By Michele Renz
Written loan policies, approved by the Board of Directors and adhered to by management in practice, are of upmost importance in managing risk within a credit union’s loan portfolio. Loans approved in accordance with established internal control procedures and prescribed underwriting criteria are within the level of credit risk pre-determined to be acceptable within the portfolio considering the credit union’s complete financial picture. Loans approved that are not in accordance with established internal control procedures or outside of the prescribed underwriting criteria are exception loans.
I have yet to come across a credit union that does not allow exception loans; as a matter of fact, many loan policies specifically allow for the approval of such loans. This makes sense as it is the primary mission of credit unions to help its members, especially its members with proven credit history. To reject a loan application from a long-time member who has consistently paid on numerous loans to the credit union over the past 10 years because he or she is 2% over the policy-established debt-to-income ratio isn’t serving the need of a proven, credit-worthy member, nor does it make good business sense for the credit union.
Arguably, one exception loan will likely not make much of a difference; however, it is undeniable that each and every approved exception increases the credit risk within a loan portfolio beyond the level of risk pre-determined by the Board of Directors as acceptable. Not only do approved exceptions increase credit risk within the portfolio, but they also increase the credit union’s exposure to fair lending risk. Therefore, it is of utmost importance to understand how many exception loans exist within your portfolio and the overall aggregate effect of these risks within the loan portfolio.
Following are four components of an effective exception loan management program:
Defining Exception Loans. First and foremost, in a quality exception loan management program, the Board of Directors must ensure that loan policies clearly define a process for approving exception loans. Exception loans should require additional approvals outside the normal loan approval process and the extent of additional approvals should commensurate with how far an exception loans falls outside of the established underwriting criteria. For example, a compromise on a loan that falls a few points outside of the established credit score range or a reduction in interest rate due to a competitive situation may only require the approval of the lending manager (or CEO in smaller institutions) in addition to the lending officer. However, a decision on a loan that violates several of the established criteria or relates to an employee or other related party may not require only the additional approval of the CEO, but the lending committee and/or the board of directors as well.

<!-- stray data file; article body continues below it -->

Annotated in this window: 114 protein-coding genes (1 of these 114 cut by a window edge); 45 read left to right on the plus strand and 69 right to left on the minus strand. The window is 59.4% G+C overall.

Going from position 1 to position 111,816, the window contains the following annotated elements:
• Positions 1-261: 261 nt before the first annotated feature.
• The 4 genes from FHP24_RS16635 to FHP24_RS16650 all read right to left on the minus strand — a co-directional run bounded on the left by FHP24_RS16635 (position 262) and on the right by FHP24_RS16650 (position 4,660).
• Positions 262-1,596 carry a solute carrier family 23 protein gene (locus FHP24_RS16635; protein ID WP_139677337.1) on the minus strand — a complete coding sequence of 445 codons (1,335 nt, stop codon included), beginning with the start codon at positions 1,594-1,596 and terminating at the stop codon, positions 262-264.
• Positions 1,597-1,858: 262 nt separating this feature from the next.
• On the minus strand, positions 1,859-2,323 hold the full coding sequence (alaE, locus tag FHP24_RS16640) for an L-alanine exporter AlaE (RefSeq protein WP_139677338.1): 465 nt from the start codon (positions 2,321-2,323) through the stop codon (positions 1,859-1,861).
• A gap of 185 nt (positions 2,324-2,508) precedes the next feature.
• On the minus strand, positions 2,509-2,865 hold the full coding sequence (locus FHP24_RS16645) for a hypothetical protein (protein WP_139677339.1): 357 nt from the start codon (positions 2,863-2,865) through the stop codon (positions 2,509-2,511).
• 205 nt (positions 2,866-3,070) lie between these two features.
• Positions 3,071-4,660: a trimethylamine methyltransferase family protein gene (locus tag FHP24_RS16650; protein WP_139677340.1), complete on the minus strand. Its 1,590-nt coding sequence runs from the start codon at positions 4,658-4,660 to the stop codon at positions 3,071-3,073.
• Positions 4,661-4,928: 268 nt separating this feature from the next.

File Documentation. Exceptions must be required to be well documented within the loan file. A standard exception reporting form should be used where independent exception decisions can be documented, visible, and stand on their own within the loan file. Denied exceptions should also be documented in this manner. This is especially important to diminish fair lending risk.
Exception Reporting. A loan exception reporting system must be put in place and executed. An exception reporting system should include the reporting approved and denied exceptions, individually and in the aggregate, to the Board of Directors. The individual reporting should include the reasoning for each exception decision reached. The aggregate reporting should include the total number of exceptions considered, approved, and denied. Increased reporting of exceptions over time may indicate trends resulting in an increased level of credit risk within the portfolio. The number of exceptions reported and subsequent charge-off activity may provide an indication that loan policies are too general or too restrictive, thus requiring examination and possible adjustment of policies to coincide with the desired level of risk to be assumed in achieving the financial and membership goals of the credit union.
Loan Reviews. To determine the effectiveness of your loan exception compliance system, periodic independent loan review audits should be performed to determine that loans are being processed according to stated procedures and in compliance with loan underwriting criteria set forth in the credit union loan policy. For any loans identified as exceptions that have not been reported, a reason can be determined and action taken to revise or improve procedures or to train staff accordingly.
A loan policy can never cover every possible lending or underwriting situation that your members will present with; making loan exceptions will continue to be a standard lending practice. An effectively implemented and executed exception loan management program is integral tool in helping credit union management monitor credit risk within a lending portfolio.